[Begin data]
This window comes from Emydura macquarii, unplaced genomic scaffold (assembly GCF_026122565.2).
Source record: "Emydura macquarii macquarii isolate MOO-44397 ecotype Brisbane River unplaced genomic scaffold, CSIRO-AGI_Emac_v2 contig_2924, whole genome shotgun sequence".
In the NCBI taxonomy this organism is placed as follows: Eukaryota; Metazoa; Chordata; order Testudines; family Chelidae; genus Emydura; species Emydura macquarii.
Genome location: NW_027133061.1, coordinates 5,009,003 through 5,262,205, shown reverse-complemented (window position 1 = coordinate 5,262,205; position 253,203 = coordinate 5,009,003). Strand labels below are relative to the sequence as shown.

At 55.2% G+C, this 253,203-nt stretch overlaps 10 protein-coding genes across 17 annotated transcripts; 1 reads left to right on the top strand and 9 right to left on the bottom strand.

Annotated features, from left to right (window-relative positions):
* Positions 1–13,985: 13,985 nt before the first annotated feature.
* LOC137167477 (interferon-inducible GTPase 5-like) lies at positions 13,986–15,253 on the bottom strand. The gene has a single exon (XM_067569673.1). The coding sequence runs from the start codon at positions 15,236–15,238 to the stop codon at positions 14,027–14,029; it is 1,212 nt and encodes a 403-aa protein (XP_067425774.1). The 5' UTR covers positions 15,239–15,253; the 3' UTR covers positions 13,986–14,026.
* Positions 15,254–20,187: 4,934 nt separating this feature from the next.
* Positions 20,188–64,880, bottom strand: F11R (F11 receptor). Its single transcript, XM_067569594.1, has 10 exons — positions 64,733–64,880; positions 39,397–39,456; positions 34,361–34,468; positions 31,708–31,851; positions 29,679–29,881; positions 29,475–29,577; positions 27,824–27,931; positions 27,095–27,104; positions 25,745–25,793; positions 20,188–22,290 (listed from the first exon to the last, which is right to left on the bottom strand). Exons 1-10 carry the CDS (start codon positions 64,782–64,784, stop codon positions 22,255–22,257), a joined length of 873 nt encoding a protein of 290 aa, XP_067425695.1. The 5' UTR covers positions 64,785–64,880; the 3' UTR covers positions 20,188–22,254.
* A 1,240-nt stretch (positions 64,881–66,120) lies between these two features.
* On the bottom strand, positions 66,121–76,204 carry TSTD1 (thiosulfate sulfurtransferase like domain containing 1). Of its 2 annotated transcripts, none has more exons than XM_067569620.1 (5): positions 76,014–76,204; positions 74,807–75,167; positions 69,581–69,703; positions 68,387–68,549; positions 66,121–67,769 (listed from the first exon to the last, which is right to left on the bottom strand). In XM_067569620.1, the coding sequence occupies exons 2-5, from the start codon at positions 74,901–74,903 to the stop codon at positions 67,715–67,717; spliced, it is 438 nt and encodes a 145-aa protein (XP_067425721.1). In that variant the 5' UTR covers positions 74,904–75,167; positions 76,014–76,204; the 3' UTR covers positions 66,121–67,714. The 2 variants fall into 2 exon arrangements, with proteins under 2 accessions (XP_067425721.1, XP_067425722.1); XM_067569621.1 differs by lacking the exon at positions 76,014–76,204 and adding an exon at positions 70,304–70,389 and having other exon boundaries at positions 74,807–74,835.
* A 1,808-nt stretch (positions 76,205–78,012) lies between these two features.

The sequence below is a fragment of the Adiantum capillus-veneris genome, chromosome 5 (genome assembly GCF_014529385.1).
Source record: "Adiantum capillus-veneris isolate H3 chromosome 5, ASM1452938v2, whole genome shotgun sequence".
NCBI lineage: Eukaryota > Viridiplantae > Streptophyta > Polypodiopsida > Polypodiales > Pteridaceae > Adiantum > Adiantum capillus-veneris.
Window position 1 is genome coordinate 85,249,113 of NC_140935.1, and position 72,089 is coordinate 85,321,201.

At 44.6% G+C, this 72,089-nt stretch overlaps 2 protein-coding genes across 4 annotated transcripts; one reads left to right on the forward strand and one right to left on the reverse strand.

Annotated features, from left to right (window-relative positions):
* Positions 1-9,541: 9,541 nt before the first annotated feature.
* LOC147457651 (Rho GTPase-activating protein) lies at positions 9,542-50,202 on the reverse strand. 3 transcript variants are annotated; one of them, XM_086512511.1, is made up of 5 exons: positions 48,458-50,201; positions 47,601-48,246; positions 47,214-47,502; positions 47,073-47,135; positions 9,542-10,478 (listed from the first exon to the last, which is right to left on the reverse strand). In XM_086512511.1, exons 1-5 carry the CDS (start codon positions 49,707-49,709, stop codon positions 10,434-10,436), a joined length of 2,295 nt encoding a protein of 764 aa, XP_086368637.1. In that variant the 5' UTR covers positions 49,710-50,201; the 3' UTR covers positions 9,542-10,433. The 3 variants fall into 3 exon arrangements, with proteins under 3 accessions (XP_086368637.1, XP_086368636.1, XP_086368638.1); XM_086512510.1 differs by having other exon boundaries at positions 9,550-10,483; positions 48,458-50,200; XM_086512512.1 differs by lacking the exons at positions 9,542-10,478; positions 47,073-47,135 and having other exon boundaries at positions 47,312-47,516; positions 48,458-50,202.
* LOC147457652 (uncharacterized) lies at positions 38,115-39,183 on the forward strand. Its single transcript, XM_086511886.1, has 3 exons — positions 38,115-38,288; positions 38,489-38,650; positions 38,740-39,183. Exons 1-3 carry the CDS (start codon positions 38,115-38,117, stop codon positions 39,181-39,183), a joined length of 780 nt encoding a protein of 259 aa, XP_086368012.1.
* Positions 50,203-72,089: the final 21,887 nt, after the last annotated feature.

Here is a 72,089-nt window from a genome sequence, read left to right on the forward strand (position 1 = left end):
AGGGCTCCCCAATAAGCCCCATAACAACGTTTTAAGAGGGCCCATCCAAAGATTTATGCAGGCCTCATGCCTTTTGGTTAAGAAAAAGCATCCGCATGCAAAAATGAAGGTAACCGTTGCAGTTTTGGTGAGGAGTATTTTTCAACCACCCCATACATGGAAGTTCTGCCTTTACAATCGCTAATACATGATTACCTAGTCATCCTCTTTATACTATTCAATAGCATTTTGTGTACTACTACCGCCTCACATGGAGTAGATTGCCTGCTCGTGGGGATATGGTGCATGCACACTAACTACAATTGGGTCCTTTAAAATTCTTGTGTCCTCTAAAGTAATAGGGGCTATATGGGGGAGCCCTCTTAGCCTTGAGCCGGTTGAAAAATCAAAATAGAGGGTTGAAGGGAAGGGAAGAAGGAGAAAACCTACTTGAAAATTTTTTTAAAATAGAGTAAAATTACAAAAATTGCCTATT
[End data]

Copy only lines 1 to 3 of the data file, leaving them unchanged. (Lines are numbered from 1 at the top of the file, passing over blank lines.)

This window comes from Emydura macquarii, unplaced genomic scaffold (assembly GCF_026122565.2).
Source record: "Emydura macquarii macquarii isolate MOO-44397 ecotype Brisbane River unplaced genomic scaffold, CSIRO-AGI_Emac_v2 contig_2924, whole genome shotgun sequence".
In the NCBI taxonomy this organism is placed as follows: Eukaryota; Metazoa; Chordata; order Testudines; family Chelidae; genus Emydura; species Emydura macquarii.